Jun 14, 2012

Creatures of the Land: Horses

In 1971, Congress declared “wild, free-roaming horses and burros living symbols of the historic and pioneer spirit of the West, which continue to contribute to the diversity of life forms within the Nation and enrich the lives of the American people.”

But here's an interesting fact: modern day horses are not native to North America. For unknown reasons, native North and South American horse species became extinct 10,000 years ago. No horses existed on our continent until Spanish settlers brought horses, specifically Andalusian horses, to the Americas during the 15th century.

Andalusians were considered a fine breed, traditionally kept by nobility and used for diplomacy. Known for being strong with long, elegant, thick manes and tails, Andalusians were often used as warhorses. 80 percent of Andalusians are grey, 15 percent are bay, and the other 5 percent are black, palomino, or chestnut.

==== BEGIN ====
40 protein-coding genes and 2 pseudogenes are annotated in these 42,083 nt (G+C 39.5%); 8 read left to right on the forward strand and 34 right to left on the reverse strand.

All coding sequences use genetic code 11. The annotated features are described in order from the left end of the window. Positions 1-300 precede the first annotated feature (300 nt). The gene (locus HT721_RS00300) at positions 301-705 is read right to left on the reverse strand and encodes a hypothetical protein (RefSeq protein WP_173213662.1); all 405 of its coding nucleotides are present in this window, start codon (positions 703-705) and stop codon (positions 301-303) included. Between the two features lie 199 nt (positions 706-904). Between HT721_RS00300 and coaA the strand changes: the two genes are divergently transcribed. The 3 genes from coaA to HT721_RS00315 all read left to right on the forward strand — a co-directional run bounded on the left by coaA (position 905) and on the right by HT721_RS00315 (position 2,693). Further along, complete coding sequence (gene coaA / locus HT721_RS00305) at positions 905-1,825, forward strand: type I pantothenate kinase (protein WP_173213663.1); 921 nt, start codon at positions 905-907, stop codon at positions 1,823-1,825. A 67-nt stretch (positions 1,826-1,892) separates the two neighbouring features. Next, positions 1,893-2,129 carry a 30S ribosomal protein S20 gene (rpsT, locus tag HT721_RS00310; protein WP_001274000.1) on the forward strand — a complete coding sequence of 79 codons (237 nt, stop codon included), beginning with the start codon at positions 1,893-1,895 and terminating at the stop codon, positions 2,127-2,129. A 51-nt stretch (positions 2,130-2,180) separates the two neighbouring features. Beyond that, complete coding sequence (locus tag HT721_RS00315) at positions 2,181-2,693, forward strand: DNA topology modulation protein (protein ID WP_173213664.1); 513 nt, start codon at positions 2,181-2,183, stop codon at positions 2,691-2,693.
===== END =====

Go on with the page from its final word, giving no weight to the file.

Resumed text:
Horses brought over by the Spanish quickly became popular with Native Americans as they made daily tasks easier. They helped with transportation, hunting, and warfare.

The stallions and mares that escaped from the Spanish thrived on the land and formed wild herds from Mexico all the way to the plains in the United States. The Wild Free-Roaming Horse and Burro Act of 1971 protect wild horses from being captured.

The FAC is honoring western heritage in the Pikes Peak Region with their third annual fundraiser Whiskey for My Men, Beer for My Horse  and new exhibit, Wild Horses. Pieces by Luis Jimenez, Myron Wood, Lawrence Barrett, and Frank Mechau are currently on display in the Wild Horses exhibit.

Fri., August 17 | 6 - 9 p.m.
Non-members $25 (FAC Members $20) — $5 discount if you wear a big-ass belt buckle
Tickets online, Box Office 719.634.5583, or at the door

Wild Horses
On view in the first-floor galleries
General museum admission $10

Sat., June 30 | 10 a.m. -2 p.m. 
Invite friends 

No comments: